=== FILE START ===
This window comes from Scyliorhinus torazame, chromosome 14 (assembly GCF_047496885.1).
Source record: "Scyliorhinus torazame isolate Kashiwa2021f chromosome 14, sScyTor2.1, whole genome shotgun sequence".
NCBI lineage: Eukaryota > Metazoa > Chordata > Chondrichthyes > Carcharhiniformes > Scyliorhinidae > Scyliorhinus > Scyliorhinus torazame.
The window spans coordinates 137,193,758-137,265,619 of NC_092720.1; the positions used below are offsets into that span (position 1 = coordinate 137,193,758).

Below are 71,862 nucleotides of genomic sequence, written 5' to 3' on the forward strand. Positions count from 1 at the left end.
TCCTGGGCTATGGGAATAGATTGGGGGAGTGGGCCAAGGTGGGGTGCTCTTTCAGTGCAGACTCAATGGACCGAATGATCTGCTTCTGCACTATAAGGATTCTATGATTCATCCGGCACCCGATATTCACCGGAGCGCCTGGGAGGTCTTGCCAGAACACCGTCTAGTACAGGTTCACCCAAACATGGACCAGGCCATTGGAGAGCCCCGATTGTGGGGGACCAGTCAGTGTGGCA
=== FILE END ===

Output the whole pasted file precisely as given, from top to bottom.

This window comes from Scyliorhinus torazame, chromosome 14 (assembly GCF_047496885.1).
Source record: "Scyliorhinus torazame isolate Kashiwa2021f chromosome 14, sScyTor2.1, whole genome shotgun sequence".
NCBI lineage: Eukaryota > Metazoa > Chordata > Chondrichthyes > Carcharhiniformes > Scyliorhinidae > Scyliorhinus > Scyliorhinus torazame.
The window spans coordinates 137,193,758-137,265,619 of NC_092720.1; the positions used below are offsets into that span (position 1 = coordinate 137,193,758).

Below are 71,862 nucleotides of genomic sequence, written 5' to 3' on the forward strand. Positions count from 1 at the left end.
TCCTGGGCTATGGGAATAGATTGGGGGAGTGGGCCAAGGTGGGGTGCTCTTTCAGTGCAGACTCAATGGACCGAATGATCTGCTTCTGCACTATAAGGATTCTATGATTCATCCGGCACCCGATATTCACCGGAGCGCCTGGGAGGTCTTGCCAGAACACCGTCTAGTACAGGTTCACCCAAACATGGACCAGGCCATTGGAGAGCCCCGATTGTGGGGGACCAGTCAGTGTGGCA